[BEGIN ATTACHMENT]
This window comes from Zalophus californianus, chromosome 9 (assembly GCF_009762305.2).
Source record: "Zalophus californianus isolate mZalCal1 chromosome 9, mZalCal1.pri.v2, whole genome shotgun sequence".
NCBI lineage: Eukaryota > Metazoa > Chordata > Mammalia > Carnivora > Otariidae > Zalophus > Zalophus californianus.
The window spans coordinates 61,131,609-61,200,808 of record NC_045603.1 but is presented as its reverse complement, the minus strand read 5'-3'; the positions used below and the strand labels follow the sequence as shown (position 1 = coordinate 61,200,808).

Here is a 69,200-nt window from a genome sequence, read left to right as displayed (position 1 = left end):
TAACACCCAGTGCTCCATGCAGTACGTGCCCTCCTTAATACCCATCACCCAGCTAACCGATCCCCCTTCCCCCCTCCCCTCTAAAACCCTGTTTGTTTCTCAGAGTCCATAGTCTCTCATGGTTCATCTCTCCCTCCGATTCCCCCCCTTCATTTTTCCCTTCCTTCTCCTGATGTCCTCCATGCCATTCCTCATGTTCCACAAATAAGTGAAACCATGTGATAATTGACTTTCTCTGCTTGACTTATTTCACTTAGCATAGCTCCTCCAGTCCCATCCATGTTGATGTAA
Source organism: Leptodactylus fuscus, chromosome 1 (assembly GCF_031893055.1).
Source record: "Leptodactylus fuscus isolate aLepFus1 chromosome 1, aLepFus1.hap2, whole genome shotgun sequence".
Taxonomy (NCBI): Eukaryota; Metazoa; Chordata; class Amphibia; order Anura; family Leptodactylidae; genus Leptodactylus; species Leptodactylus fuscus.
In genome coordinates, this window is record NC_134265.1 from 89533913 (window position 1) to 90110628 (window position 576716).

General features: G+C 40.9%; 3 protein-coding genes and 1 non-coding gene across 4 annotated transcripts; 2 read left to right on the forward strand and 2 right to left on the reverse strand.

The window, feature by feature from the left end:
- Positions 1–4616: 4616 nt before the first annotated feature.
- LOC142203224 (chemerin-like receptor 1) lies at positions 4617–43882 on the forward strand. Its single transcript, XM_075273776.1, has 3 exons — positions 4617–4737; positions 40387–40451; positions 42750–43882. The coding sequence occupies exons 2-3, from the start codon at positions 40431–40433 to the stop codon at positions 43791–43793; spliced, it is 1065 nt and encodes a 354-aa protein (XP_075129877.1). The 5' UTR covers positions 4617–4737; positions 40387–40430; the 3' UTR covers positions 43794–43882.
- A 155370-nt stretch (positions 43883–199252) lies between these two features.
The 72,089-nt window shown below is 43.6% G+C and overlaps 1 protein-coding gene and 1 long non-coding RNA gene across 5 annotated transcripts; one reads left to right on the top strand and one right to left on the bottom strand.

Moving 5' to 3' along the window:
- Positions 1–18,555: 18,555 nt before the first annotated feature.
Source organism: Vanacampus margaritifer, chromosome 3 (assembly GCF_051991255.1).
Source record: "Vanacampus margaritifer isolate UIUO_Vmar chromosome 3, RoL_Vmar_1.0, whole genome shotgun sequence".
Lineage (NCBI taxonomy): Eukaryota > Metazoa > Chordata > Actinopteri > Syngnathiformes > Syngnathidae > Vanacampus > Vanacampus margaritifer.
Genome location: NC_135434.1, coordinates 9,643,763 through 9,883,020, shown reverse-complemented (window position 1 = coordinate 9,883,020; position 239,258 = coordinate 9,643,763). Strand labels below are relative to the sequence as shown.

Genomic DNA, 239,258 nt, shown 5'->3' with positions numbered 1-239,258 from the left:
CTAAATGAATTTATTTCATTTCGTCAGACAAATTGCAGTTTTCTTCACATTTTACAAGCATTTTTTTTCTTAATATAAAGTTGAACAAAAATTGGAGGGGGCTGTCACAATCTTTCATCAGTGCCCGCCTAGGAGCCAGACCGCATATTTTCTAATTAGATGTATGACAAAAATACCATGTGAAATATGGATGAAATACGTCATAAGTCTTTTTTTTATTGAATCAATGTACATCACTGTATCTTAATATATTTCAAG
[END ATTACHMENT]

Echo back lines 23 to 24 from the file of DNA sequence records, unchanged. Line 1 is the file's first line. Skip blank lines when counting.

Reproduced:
Genomic DNA, 239,258 nt, shown 5'->3' with positions numbered 1-239,258 from the left:
CTAAATGAATTTATTTCATTTCGTCAGACAAATTGCAGTTTTCTTCACATTTTACAAGCATTTTTTTTCTTAATATAAAGTTGAACAAAAATTGGAGGGGGCTGTCACAATCTTTCATCAGTGCCCGCCTAGGAGCCAGACCGCATATTTTCTAATTAGATGTATGACAAAAATACCATGTGAAATATGGATGAAATACGTCATAAGTCTTTTTTTTATTGAATCAATGTACATCACTGTATCTTAATATATTTCAAG